Bombard (weapon)

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Bombard mortar and granite ball projectile of the Knights of Saint John of Jerusalem, Rhodes, 1480–1500. Founded at the request of Pierre d'Aubusson, the bombard was used for close defense of the walls (100–200 meters) at the Siege of Rhodes. It fired 260 kg granite balls. The bombard weighs about 3,325 kg. Musée de l'Armée.

The bombard is a cannon or mortar used in medieval times. It was a large caliber, muzzle-loading artillery piece mainly used during sieges to throw stone balls at opponent’s walls. The primary use was to break down the walls of the enemy so the army could get to the enemy. Most bombards were made of iron and used gunpowder to launch the projectile through the air.[1] There are many types of bombards, including Mons Meg, the Dardanelles Gun, and the handheld bombard. Bombards were part of a family of superguns that had a big role in history. They were used throughout the Middle Ages and the early modern period and had a profound impact on many wars.

History of bombards[edit]

Main article: History of cannon

The oldest representation of a bombard can be found in the Chinese town of Ta-tsu. In 1985, Robin Yates was visiting Buddhist cave temples when he saw a sculpture on the wall depicting a demon holding a hand-held bombard. The muzzle seems to have a blast and flames coming from it which some believe is proof of some type of super gun. Yates examined the cave and believed the drawings dated back to the late 12th century.[2]

The British began using cannons in the late 14th century. They first used them as defensive weapons but then began using them as siege weapons. Henry IV, Henry V, and James II won battles with the use of bombards. James II destroyed many castles with his one and a half ton cannon named "The Lion".[1]

Most bombards started with the construction of a wooden core surrounded by iron bars. Then, iron hoops were driven over these bars in order to surround and cover them. The whole structure was then welded with a hammer while it was still hot at about 1300 degrees. The rings then subsequently cooled and formed over the bars to secure them. The last step was to incinerate the wooden core and to attach a one-piece cast. The complicated procedure required a highly skilled forge who could work quickly and precisely with a hammer.[1]

Notable examples[edit]

A notable example of a bombard is the large Mons Meg weapon, built around 1449 and used by King James II of Scotland. It was very powerful and used for bringing down castle walls.[3] The origins of the Mons Meg are not fully known but according to Philip the Good, Duke of Burgundy, it was his idea. It was ordered around 1449 and had similar construction to a typical bombard.[4] However, the Mons Meg was seldom used because of several factors. First of all, it was incredibly hard to transfer because it could not be disassembled and additional frames were needed to keep it steady during battle.[5] These frames were not reliable and also very dangerous, claiming two deaths in the defense of Edinburgh when it was being set.[1] Mons Meg was capable of firing 180 kg (396 lb) shots and was one of the largest bombards in its time. It is now housed on public display at Edinburgh Castle.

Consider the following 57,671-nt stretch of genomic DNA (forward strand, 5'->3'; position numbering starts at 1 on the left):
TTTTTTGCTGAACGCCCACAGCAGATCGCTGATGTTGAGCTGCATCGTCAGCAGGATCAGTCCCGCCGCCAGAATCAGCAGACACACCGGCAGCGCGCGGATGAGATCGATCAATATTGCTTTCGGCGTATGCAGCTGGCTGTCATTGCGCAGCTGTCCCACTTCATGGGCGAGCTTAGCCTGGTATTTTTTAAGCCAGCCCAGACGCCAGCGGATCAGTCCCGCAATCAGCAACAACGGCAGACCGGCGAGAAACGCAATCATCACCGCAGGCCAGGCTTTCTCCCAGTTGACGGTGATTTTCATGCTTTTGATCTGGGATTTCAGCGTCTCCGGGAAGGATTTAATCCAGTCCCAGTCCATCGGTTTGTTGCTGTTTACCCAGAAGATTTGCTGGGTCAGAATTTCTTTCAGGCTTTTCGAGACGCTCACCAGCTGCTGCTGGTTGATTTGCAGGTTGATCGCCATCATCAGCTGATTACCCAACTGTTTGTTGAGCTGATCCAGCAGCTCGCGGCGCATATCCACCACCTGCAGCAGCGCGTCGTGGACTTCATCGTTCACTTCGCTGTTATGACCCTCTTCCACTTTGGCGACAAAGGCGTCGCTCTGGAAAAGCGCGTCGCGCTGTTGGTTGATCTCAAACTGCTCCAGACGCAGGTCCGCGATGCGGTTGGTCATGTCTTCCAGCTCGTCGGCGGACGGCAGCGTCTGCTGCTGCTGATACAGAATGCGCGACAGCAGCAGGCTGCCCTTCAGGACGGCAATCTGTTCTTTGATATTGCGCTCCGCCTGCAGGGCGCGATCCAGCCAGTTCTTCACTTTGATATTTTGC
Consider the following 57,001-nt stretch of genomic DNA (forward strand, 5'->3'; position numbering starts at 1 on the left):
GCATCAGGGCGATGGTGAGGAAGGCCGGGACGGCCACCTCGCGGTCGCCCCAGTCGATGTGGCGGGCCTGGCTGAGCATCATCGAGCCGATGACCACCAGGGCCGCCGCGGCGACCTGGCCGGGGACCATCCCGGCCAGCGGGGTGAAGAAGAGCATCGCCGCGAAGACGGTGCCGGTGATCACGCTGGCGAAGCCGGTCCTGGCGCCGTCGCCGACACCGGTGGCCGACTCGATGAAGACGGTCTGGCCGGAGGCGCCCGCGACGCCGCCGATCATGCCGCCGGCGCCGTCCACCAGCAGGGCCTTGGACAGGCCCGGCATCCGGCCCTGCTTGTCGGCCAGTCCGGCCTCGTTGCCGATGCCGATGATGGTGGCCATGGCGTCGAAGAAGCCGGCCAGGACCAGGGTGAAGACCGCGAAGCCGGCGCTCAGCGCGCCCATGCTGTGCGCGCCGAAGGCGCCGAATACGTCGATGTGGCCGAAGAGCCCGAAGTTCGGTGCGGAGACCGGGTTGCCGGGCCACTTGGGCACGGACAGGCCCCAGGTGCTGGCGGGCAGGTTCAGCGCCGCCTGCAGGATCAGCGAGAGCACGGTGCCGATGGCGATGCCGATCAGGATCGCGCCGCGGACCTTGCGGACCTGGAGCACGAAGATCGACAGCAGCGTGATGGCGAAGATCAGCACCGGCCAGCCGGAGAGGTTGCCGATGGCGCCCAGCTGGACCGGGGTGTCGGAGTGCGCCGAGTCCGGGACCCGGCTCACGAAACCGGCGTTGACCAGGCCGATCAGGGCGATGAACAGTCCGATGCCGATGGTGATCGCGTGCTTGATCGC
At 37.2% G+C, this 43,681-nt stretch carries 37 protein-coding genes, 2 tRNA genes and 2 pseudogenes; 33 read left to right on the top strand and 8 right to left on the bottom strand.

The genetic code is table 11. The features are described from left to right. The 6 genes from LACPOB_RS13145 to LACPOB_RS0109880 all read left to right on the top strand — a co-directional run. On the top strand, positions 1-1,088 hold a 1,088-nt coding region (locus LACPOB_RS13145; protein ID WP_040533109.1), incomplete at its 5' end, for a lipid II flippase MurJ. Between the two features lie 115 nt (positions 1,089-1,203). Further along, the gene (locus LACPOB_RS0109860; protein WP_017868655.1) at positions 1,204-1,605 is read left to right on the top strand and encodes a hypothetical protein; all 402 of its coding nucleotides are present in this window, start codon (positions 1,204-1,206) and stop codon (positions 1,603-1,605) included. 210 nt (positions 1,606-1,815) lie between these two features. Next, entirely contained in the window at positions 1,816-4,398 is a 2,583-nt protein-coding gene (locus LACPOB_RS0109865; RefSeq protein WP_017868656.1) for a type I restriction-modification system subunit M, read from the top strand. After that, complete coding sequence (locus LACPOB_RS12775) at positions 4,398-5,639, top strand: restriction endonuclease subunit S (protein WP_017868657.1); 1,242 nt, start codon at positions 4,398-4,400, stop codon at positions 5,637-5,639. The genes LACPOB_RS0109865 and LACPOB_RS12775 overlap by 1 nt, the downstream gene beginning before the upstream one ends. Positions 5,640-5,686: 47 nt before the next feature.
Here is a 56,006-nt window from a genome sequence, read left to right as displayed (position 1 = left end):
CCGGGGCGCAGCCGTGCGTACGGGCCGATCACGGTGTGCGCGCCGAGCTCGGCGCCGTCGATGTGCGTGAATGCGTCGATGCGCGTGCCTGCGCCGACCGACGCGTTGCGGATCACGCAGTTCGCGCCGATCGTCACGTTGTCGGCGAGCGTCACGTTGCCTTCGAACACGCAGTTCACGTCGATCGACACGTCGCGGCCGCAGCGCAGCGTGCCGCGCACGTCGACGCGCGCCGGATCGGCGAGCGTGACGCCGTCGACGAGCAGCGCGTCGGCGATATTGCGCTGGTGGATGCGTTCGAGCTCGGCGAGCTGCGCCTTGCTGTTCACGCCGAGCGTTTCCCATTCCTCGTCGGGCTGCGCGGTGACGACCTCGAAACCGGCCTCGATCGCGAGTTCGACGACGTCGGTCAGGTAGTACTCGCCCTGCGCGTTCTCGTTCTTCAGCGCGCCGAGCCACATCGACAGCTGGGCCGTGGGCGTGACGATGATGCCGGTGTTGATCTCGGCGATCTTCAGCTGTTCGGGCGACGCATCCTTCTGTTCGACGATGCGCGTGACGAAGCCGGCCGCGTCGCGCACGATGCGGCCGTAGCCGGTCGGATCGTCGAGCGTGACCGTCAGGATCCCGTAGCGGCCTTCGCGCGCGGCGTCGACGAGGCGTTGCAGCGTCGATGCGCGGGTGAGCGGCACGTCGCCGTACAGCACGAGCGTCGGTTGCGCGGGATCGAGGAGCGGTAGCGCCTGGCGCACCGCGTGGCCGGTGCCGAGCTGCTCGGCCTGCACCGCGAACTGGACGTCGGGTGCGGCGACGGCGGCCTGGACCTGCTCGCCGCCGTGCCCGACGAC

Other known 15th century superguns include the wrought-iron Pumhart von Steyr and Dulle Griet as well as the cast-bronze Faule Mette, Faule Grete, and Grose Bochse. The Tsar Cannon is a late 16th century show-piece.

The Dardanelles Gun, built in the Ottoman Empire in 1464 by Munir Ali, with a weight of 18.6 t and a length of 518 cm, was capable of firing stone balls of up to 63 cm diameter.[6]

Eventually bombards were superseded by weapons using smaller calibre iron projectiles with more powerful gunpowder.

Gallery[edit]

See also[edit]

Notes[edit]

  1. ^ a b c d Sands, Kathleen. "Though One Of The Best-Documented Of Medieval Bombards, Mons Meg Was The Subject Of Exaggeration And Legend." Military History 16.3 (1999): 22. Academic Search Premier. Web. 31 Mar. 2013.
  2. ^ Lu Gwei-Djen, Joseph Needham and Phan Chi-Hsing. Technology and Culture , Vol. 29, No. 3 (Jul., 1988), pp. 594-605
  3. ^ http://www.maybole.org/history/castles/norham.htm
  4. ^ W. H. Finlayson. The Scottish Historical Review , Vol. 27, No. 104, Part 2 (Oct., 1948), pp. 124-126
  5. ^ Cvikel, Deborah, and Haim Goren. "Where Are Bonaparte's Siege Cannon? An Episode In The Egyptian Campaign."Mediterranean Historical Review 23.2 (2008): 129-142. Academic Search Premier. Web. 31 Mar. 2013.
  6. ^ Schmidtchen (1977b), pp. 226–228

References[edit]

1. Sands, Kathleen. "Though One Of The Best-Documented Of Medieval Bombards, Mons Meg Was The Subject Of Exaggeration And Legend." Military History 16.3 (1999): 22. Academic Search Premier. Web. 31 Mar. 2013.

2. Lu Gwei-Djen, Joseph Needham and Phan Chi-Hsing. Technology and Culture, Vol. 29, No. 3 (Jul., 1988), pp. 594–605

3. W. H. Finlayson. The Scottish Historical Review, Vol. 27, No. 104, Part 2 (Oct., 1948), pp. 124–126

4. Cvikel, Deborah, and Haim Goren. "Where Are Bonaparte's Siege Cannon? An Episode In The Egyptian Campaign."Mediterranean Historical Review 23.2 (2008): 129-142. Academic Search Premier. Web. 31 Mar. 2013.

Further reading[edit]

  • Schmidtchen, Volker (1977a), "Riesengeschütze des 15. Jahrhunderts. Technische Höchstleistungen ihrer Zeit", Technikgeschichte 44 (2): 153–173 
  • Schmidtchen, Volker (1977b), "Riesengeschütze des 15. Jahrhunderts. Technische Höchstleistungen ihrer Zeit", Technikgeschichte 44 (3): 213–237 
  • Smith, Robert Douglas; DeVries, Kelly (2005), The artillery of the Dukes of Burgundy, 1363–1477, Boydell Press, ISBN 978-1-84383-162-4